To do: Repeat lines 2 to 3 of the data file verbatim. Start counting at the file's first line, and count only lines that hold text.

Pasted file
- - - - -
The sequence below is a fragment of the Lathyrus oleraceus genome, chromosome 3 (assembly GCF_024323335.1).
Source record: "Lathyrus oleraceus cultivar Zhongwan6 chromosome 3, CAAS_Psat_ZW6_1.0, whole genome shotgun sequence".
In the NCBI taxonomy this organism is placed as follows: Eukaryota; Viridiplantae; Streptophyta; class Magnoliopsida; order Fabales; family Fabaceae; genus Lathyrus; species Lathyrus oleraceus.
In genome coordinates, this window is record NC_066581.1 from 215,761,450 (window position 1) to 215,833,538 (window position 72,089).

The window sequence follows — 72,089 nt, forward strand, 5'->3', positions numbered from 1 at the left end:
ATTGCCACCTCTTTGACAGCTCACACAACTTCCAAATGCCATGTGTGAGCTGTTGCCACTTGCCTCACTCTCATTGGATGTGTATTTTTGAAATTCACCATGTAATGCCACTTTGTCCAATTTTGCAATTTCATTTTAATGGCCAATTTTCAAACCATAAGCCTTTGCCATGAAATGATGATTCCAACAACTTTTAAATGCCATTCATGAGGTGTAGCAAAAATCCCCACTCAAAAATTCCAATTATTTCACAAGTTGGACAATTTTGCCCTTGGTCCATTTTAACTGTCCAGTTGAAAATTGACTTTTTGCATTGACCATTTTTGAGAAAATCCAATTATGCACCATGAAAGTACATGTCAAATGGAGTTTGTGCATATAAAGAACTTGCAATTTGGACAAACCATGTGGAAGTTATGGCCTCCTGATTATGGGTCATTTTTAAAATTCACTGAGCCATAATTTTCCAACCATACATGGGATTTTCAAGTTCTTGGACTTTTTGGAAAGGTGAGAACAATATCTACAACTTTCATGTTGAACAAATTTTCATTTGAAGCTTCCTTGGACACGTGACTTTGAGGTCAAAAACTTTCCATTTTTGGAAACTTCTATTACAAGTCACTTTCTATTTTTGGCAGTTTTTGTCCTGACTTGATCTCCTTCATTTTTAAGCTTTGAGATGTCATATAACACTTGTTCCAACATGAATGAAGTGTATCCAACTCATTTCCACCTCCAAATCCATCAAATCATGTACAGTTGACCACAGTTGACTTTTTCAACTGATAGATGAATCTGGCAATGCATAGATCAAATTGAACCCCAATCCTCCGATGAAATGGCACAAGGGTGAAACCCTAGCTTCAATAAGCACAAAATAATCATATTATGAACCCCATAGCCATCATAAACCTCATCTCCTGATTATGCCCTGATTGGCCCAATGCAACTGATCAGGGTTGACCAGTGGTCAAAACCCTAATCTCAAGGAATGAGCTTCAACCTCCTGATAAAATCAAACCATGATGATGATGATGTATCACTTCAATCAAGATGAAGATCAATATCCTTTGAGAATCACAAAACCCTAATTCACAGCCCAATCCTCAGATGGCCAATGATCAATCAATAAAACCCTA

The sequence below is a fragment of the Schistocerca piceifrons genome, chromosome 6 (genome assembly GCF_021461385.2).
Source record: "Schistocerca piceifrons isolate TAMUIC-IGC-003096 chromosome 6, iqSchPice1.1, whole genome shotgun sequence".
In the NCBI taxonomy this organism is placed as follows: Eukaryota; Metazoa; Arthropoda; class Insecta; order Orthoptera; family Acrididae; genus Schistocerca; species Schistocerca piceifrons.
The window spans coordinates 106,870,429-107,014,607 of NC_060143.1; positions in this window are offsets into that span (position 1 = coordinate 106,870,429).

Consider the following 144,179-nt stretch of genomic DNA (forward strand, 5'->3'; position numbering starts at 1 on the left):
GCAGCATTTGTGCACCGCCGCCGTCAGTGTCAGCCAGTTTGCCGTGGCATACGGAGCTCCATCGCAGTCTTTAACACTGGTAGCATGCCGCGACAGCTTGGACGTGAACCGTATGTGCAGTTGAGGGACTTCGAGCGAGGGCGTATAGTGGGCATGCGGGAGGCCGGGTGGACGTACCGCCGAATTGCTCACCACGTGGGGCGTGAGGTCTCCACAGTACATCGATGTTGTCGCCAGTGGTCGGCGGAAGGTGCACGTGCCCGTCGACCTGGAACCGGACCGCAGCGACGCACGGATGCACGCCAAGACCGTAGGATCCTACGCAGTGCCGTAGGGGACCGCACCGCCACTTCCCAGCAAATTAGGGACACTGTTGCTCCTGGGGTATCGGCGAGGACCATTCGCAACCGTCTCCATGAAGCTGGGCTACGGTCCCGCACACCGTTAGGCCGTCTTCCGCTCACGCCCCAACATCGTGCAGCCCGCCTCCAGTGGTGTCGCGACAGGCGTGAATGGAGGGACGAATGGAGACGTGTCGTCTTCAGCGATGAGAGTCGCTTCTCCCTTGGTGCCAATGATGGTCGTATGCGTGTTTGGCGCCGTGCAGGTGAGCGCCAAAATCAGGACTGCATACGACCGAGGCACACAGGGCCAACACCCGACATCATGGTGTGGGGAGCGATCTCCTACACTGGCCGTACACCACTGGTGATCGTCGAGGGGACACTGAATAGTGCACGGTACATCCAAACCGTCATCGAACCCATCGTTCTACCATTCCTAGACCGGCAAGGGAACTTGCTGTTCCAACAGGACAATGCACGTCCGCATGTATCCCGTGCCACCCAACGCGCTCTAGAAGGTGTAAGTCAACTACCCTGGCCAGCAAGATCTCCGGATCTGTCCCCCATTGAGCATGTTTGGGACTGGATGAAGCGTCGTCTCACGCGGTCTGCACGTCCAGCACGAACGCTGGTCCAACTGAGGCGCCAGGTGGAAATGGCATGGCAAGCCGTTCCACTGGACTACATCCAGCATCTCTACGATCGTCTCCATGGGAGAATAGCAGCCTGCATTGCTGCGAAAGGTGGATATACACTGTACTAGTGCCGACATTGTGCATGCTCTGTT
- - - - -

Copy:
Source record: "Lathyrus oleraceus cultivar Zhongwan6 chromosome 3, CAAS_Psat_ZW6_1.0, whole genome shotgun sequence".
In the NCBI taxonomy this organism is placed as follows: Eukaryota; Viridiplantae; Streptophyta; class Magnoliopsida; order Fabales; family Fabaceae; genus Lathyrus; species Lathyrus oleraceus.